Friday of the Eighteenth Week in Ordinary Time
(Deuteronomy 4:32-40: Matthew 16:24-28)
Today’s optional memorial celebrates St. Teresa Benedicta of the Cross, more commonly known by her name at birth, Edith Stein. Her death amply illustrates Jesus’ gospel message, “…whoever loses his life for my sake will find it.”
Edith Stein was born a German Jew. She earned a doctorate in philosophy studying with the eminent phenomenologist Edmund Husserl. Converting to Catholicism around thirty years of age, she joined a Carmel in Germany about the time when the Nazis started their systematic persecution of Jews. Sr. Teresa Benedicta transferred to a Carmel in Holland where the Nazi regime was more tolerant of Jewish-Catholic converts. But when the Dutch bishops spoke out against the Nazis, the authorities rounded up known Jewish-Catholics there and sent them to Auschwitz. Sr. Teresa Benedicta died in a gas chamber in 1942.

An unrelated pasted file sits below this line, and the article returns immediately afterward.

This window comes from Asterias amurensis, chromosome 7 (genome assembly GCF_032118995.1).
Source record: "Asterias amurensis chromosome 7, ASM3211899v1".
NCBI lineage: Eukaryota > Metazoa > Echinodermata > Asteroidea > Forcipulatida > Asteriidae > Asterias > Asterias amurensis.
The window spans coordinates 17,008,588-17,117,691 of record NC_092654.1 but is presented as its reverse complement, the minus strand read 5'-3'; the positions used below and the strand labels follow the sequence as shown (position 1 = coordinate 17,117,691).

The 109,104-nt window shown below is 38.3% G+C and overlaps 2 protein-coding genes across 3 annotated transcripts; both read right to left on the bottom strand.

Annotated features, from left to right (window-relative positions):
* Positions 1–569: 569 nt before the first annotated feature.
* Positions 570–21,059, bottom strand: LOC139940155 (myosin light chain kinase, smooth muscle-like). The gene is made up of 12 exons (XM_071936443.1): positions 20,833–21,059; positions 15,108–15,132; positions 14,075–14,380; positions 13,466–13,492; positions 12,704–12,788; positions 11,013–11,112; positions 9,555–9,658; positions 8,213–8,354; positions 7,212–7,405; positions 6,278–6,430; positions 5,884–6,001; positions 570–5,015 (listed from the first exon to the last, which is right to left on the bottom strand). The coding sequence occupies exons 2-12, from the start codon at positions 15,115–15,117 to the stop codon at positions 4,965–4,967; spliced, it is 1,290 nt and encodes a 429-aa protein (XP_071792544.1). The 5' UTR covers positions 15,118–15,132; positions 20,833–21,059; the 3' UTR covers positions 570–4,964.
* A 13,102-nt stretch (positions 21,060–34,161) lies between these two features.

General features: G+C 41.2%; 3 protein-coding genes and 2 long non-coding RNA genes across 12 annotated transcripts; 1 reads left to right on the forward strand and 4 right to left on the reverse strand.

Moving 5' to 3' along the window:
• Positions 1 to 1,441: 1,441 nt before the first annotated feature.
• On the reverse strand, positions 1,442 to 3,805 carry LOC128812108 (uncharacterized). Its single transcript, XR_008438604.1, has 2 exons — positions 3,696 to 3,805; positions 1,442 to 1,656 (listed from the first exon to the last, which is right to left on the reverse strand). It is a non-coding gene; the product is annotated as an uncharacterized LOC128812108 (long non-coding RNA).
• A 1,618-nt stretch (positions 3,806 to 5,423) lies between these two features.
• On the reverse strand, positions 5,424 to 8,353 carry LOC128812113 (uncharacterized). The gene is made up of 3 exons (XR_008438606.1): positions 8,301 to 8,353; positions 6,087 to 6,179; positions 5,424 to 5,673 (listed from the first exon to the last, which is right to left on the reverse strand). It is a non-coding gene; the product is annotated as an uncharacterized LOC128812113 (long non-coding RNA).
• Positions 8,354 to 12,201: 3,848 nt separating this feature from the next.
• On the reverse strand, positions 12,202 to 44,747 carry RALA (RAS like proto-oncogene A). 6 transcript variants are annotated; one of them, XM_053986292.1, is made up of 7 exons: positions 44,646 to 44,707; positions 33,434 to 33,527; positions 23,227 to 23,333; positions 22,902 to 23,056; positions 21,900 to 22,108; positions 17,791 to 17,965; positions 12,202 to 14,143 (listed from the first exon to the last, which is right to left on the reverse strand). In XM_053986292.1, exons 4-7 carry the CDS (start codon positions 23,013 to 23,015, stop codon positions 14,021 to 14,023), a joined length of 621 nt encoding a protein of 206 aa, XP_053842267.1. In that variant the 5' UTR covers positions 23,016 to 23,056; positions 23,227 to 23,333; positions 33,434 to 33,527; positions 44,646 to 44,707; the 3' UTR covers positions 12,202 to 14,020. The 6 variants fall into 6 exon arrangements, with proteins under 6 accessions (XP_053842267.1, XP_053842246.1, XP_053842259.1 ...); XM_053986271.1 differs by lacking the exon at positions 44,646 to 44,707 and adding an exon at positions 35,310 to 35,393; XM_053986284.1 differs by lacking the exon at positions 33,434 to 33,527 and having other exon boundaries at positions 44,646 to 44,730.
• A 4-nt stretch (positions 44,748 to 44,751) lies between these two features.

St. Teresa Benedicta’s life and death illustrate that following Jesus can be costly. Many today think of being Catholic as belonging to a distinguishable social group that goes to mass on Sundays and says the rosary at wakes. St. Teresa Benedicta testifies that to live the implications of our faith, we must be ready not only to make the daily sacrifices that faith requires but also to suffer humiliation and even death if systematic persecution should begin again.